The American Association of Hip and Knee Surgeons issues a press release following its annual meeting where data was presented from a well-powered, peer-reviewed study demonstrating that robotic-assisted total knee replacement does not yield superior clinical outcomes compared to conventional total knee replacement despite an increase in cost per case. This topic has been a matter of much debate as companies, which sell surgical robots for over $1 million per unit, have heavily marketed this technology to both patients and surgeons, promising faster recovery, reduced length of hospital stay and better functional outcomes. Orthopedic surgeons and hospitals have, in turn, heavily marketed this technology in an attempt to capture patients who are considering total knee replacement. The growth in this market is not supported by clinical data supporting the kinds of promises this technology purports. Numerous studies before this most recent one have similarly found no benefit to the use of surgical robots knee replacement. Yet despite this preponderance of data, industry and physicians continue to advertise claims about the merits of this technology that are unfounded.
The message when considering the role of technology in joint replacement is “Buyer Beware.” Direct to consumer advertising by medical device manufacturers is a growing trend and such marketing often cites data that are from industry-sponsored studies. These studies tend to suffer from multiple sources of bias that render their results not a true reflection of reality. Because robotics have been a huge step forward in many other sectors of the economy, it is easy to fall prey to the fallacy that because it is “advanced” it must be better. In fact, medicine is full examples where the latest breakthrough technology underperformed its predecessors. Sometimes over-engineering a process does not make it better.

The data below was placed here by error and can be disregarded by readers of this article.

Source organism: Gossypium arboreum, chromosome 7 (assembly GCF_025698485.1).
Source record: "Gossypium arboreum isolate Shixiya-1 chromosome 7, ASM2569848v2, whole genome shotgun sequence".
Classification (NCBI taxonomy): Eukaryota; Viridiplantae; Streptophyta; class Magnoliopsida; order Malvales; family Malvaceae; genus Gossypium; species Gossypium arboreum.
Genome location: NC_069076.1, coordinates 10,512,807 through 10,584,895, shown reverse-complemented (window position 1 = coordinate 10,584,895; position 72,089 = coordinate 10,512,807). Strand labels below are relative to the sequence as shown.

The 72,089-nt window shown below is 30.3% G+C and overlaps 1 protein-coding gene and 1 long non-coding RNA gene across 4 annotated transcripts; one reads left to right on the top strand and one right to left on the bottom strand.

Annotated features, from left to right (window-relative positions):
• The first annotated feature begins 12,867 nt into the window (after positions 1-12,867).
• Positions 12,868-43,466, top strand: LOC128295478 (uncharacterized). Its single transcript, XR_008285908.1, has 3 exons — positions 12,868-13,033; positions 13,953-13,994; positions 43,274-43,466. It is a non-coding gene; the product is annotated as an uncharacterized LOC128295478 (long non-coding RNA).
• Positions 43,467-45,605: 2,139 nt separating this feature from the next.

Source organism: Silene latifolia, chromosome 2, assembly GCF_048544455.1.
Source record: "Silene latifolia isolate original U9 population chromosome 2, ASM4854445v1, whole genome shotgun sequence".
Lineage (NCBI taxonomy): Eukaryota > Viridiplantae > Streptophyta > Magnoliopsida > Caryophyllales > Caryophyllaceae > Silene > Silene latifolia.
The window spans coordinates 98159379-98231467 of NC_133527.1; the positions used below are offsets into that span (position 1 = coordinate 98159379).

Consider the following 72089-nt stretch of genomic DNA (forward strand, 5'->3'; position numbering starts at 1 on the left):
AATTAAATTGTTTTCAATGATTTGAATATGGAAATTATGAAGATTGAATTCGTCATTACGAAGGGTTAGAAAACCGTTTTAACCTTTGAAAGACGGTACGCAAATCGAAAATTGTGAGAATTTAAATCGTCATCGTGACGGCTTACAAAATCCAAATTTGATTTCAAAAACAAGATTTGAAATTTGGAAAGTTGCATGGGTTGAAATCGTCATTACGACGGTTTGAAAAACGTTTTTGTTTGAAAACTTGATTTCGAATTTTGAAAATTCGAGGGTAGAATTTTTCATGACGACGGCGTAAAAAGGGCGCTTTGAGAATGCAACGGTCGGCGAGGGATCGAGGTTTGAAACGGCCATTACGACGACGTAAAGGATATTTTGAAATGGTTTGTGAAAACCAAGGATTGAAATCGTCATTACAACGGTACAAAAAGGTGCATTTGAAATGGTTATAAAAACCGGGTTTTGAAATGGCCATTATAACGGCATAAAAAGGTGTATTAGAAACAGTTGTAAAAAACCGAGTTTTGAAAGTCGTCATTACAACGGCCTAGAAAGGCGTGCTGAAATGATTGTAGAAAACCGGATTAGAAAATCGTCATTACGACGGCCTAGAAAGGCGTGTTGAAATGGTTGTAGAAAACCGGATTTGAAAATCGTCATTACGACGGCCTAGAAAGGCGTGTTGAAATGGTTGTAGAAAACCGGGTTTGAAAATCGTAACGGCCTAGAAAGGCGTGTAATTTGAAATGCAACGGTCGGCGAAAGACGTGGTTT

To be fair, technology is important in medicine and the interface of computers and robotics with surgery does have multiple examples where this marriage has led to improved patient outcomes, few complications and faster recovery. Our ability to leverage technology to make a process better both in terms of surgical technique but also the entire episode of care is critical to advancing medicine for the benefit of patients. That said, we need to be rationale and respect good clinical data, particularly when it shows that an expensive technology yields no added value at a time when healthcare costs are crippling the economy. The bottom line when considering knee replacement surgery is that you should pick your surgeon, not your technology. The surgeon remains the prime method, not the robot.